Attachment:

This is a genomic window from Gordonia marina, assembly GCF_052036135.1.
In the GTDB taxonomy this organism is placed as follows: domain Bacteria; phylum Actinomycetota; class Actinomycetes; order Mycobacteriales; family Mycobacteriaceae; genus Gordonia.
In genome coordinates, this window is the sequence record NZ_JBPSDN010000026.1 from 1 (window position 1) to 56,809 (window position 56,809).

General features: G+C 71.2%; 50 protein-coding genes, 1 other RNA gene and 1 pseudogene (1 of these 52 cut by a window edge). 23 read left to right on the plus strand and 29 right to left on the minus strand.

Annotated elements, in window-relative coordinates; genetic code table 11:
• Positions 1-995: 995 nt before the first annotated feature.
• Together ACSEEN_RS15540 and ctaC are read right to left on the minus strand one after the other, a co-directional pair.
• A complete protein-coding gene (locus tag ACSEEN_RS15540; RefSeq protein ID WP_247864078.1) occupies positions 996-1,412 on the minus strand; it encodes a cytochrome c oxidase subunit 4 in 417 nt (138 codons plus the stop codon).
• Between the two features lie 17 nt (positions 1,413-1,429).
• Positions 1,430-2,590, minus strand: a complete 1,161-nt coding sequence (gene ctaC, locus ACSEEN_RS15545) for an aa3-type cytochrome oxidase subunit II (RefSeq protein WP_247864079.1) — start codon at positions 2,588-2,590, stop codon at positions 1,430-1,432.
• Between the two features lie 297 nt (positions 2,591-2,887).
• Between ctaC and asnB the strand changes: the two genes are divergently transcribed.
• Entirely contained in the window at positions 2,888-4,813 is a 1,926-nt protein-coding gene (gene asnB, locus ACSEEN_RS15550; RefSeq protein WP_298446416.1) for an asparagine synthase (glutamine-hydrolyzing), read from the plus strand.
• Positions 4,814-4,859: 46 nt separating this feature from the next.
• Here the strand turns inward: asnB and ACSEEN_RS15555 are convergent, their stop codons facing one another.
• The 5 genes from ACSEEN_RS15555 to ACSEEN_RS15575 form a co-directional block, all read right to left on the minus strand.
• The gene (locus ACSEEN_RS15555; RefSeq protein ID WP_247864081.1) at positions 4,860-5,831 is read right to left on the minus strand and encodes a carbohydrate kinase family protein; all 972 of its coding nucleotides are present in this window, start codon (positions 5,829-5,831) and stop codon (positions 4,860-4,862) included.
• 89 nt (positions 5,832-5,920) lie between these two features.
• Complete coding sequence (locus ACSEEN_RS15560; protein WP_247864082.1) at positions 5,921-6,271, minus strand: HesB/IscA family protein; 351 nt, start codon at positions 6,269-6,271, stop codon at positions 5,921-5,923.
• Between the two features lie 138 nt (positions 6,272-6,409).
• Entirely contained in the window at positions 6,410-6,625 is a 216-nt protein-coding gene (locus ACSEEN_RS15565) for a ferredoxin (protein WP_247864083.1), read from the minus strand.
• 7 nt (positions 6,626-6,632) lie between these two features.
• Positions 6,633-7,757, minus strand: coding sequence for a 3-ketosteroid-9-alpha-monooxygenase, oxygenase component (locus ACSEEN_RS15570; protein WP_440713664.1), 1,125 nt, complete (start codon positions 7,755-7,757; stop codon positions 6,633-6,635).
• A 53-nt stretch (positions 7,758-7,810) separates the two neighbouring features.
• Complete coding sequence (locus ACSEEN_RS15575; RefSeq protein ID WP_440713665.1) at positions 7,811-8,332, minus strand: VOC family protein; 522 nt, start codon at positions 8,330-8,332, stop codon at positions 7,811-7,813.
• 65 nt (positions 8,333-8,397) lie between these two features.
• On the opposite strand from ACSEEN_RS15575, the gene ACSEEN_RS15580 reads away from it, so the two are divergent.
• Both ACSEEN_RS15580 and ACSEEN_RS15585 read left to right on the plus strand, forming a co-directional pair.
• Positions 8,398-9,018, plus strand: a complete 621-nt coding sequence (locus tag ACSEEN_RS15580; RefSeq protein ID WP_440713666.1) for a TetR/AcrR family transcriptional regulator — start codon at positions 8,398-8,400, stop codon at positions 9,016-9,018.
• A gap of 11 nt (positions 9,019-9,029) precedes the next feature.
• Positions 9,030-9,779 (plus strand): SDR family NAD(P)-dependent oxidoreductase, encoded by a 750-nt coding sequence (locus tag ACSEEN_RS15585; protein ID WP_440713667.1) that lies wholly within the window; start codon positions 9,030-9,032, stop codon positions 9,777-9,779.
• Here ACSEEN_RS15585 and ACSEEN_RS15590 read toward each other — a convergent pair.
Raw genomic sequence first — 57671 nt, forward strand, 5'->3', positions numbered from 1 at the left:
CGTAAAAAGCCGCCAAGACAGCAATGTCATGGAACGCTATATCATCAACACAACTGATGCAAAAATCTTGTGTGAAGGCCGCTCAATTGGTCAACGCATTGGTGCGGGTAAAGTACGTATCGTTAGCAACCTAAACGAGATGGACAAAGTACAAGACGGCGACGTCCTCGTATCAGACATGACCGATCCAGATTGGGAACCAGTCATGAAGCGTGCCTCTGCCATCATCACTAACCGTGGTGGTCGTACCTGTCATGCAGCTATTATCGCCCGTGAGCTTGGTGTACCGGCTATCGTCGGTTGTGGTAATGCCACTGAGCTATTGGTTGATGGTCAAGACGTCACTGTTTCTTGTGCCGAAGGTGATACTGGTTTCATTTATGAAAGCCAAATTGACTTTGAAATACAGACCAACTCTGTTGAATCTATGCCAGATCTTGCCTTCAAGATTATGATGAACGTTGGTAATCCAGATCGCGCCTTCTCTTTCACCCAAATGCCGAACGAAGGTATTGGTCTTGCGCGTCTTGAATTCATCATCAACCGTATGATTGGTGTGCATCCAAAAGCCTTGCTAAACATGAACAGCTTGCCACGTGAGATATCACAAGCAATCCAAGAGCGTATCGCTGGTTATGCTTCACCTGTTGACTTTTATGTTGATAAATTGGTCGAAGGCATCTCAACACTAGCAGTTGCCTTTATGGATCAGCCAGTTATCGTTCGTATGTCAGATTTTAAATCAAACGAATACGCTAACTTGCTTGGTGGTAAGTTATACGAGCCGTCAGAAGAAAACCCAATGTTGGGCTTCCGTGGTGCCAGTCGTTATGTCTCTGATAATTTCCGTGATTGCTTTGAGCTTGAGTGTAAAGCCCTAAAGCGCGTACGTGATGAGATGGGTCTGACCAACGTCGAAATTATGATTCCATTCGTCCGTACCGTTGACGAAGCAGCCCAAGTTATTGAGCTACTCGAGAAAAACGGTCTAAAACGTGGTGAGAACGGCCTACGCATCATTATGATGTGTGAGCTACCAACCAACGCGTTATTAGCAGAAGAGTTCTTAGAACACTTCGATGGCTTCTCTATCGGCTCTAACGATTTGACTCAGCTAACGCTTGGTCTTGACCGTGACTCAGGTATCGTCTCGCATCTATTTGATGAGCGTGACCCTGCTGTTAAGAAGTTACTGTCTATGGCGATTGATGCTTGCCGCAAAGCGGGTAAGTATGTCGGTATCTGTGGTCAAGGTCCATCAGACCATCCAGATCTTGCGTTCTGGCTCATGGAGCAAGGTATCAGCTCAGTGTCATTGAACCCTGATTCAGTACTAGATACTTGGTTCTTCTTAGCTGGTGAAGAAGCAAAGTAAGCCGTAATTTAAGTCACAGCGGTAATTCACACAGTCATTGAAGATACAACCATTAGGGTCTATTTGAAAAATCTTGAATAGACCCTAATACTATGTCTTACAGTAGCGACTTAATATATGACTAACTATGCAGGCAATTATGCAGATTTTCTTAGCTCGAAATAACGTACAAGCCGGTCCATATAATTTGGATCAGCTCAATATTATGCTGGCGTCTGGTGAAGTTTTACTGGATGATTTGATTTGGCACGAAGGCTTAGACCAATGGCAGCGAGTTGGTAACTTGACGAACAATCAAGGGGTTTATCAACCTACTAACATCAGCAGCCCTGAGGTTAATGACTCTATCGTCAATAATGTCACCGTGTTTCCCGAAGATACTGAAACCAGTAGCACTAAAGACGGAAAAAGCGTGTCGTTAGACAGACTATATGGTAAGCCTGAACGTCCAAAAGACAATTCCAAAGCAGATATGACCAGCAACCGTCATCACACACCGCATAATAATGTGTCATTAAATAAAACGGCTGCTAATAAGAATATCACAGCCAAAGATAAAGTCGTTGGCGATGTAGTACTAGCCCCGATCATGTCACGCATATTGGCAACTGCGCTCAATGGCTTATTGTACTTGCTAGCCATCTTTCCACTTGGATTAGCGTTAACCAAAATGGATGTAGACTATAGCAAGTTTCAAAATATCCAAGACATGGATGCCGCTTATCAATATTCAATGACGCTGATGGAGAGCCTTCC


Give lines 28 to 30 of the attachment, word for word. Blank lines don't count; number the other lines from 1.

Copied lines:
• Both ACSEEN_RS15580 and ACSEEN_RS15585 read left to right on the plus strand, forming a co-directional pair.
• Positions 8,398-9,018, plus strand: a complete 621-nt coding sequence (locus tag ACSEEN_RS15580; RefSeq protein ID WP_440713666.1) for a TetR/AcrR family transcriptional regulator — start codon at positions 8,398-8,400, stop codon at positions 9,016-9,018.
• A gap of 11 nt (positions 9,019-9,029) precedes the next feature.